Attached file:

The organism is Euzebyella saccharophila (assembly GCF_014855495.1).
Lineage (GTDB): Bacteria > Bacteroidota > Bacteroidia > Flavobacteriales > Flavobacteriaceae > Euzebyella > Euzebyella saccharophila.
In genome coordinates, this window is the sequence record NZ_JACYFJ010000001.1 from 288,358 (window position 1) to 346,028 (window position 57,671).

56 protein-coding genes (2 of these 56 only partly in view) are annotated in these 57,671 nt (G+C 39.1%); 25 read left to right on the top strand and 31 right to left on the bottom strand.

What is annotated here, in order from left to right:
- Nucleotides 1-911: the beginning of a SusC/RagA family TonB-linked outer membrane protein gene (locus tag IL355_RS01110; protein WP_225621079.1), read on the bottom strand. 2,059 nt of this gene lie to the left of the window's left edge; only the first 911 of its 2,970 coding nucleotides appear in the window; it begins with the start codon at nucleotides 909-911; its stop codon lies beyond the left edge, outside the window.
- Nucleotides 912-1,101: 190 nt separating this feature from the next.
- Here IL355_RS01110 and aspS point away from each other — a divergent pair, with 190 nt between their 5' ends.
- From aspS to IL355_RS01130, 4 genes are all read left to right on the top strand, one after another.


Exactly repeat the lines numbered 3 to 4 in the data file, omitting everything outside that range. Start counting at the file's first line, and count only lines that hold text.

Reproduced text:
In genome coordinates, this window is the sequence record NZ_JACYFJ010000001.1 from 288,358 (window position 1) to 346,028 (window position 57,671).

56 protein-coding genes (2 of these 56 only partly in view) are annotated in these 57,671 nt (G+C 39.1%); 25 read left to right on the top strand and 31 right to left on the bottom strand.